Old Abe's Jokes: Humorous Stories Told of and by Abraham Lincoln
Walbrook D. Swank
A unique, personal, political, and humanistic portrait of President Lincoln. This captivating and colorful collection of jokes, war anecdotes, and humorous stories told of and by Lincoln is the largest and most stimulating known to exist.
Old Abe on the Congressmen
As the president and a friend were sitting on the House of Representatives steps, the session closed, and the members filed out in a body. Abraham looked after them with a sardonic smile. "That reminds me," said he, "of a little incident. When I was quite a boy, my flat boat lay up at Alton, on the Mississippi, for a day, and I strolled about the town. I saw a large stone building, with massive walls, not so handsome, though, as this; and while I was looking at it, the iron gateway opened, and a great body of men came out. 'What do you call that?' I asked a by-stander. 'That,' said he, 'is the state prison, and those are all thieves, going home. Their time is up.'"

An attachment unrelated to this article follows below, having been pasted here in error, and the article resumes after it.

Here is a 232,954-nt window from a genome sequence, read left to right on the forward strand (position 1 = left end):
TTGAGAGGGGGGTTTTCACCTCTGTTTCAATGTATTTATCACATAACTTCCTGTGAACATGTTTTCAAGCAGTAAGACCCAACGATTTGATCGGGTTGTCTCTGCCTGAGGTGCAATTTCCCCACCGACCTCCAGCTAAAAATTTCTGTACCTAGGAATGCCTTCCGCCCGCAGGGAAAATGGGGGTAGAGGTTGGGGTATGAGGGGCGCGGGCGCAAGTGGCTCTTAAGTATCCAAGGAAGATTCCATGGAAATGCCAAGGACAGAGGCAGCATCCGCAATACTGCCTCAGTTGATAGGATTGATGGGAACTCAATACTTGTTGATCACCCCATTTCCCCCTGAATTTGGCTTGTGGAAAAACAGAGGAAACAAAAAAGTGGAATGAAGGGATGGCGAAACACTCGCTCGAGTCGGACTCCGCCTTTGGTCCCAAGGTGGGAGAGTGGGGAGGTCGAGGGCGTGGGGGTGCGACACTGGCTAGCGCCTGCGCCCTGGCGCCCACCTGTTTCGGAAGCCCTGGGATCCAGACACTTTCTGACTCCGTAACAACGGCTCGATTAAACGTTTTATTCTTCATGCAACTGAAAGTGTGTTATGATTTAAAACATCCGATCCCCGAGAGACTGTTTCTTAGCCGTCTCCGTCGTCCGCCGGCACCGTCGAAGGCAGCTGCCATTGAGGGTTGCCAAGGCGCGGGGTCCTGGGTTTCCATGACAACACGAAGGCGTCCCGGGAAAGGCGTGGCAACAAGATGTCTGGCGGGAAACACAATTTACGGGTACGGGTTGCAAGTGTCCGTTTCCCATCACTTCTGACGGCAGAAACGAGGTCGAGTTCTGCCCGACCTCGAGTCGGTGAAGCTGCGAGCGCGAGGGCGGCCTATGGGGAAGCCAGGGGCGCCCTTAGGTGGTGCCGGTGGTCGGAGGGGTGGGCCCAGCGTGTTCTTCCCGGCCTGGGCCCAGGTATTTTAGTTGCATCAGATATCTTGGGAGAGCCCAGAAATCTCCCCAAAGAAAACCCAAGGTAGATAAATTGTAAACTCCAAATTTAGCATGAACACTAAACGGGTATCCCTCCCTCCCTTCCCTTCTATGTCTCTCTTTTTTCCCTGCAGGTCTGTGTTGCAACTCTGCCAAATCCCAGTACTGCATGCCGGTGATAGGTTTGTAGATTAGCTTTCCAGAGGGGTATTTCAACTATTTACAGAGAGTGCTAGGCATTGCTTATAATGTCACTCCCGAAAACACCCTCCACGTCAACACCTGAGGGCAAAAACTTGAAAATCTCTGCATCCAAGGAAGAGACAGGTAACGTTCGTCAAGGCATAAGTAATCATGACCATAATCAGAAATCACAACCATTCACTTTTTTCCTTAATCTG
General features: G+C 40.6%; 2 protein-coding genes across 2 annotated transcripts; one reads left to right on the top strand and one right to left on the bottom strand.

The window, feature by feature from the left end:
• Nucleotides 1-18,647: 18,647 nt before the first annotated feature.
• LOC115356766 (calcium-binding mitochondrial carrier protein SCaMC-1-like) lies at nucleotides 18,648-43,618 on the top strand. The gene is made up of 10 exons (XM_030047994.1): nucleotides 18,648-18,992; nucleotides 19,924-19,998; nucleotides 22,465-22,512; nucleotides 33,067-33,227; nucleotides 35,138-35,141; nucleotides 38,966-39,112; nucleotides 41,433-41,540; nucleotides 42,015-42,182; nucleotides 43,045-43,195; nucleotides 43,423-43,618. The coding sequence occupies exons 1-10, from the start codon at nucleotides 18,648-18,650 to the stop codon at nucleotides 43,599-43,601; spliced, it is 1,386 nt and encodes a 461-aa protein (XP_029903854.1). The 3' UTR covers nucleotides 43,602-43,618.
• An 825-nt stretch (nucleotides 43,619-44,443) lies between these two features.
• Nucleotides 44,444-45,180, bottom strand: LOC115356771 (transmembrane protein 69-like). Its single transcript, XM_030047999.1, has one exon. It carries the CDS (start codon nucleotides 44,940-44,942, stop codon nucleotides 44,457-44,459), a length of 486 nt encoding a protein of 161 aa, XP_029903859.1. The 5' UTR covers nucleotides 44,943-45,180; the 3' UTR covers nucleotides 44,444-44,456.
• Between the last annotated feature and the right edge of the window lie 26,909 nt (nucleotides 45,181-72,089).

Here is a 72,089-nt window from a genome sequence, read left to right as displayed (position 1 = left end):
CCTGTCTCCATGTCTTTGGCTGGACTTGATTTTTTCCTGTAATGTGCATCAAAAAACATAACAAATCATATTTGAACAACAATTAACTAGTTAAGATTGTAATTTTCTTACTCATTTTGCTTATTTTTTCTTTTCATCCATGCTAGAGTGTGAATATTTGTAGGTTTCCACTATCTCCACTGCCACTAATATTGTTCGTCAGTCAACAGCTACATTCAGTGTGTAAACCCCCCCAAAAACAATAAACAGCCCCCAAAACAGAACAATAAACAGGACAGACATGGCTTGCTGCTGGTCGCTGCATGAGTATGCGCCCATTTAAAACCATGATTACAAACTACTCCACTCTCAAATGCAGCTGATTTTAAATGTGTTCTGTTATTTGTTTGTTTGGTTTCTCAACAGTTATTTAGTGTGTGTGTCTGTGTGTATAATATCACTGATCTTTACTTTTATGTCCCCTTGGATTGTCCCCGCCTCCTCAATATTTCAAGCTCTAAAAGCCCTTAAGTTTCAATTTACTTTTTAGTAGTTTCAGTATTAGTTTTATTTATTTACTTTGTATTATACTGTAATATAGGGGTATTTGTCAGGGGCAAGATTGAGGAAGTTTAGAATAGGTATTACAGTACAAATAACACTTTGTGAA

Abe and the Distance to the Capitol
It is stated that he was much disgusted at the crowd of officers who sometime ago used to loiter about the Washington hotels, and he is reported to have remarked to a member of Congress: "These fellows and the Congressmen do vex me sorely." Another member was conversing with the president, and was somewhat annoyed by the president's propensity to divert attention from the serious subject he had on his mind by ludicrous allusions. "Mr. Lincoln," said he, "I think you would have your joke if you were within a mile of hell."
"Yes, sir, that is about the distance to the Capitol."
Old Abe's Uncle
"My deceased uncle," says old Abe, "was the most polite gentle man in the world. He was making a trip on the Mississippi when the boat sank. He got his head above the water for once, took off his hat, and said, 'ladies and gentle men, will you please excuse me?' and down he went."
|Author||Walbrook D. Swank|
- Publisher: White Mane Books
- Type: Paperback
- Availability: In Stock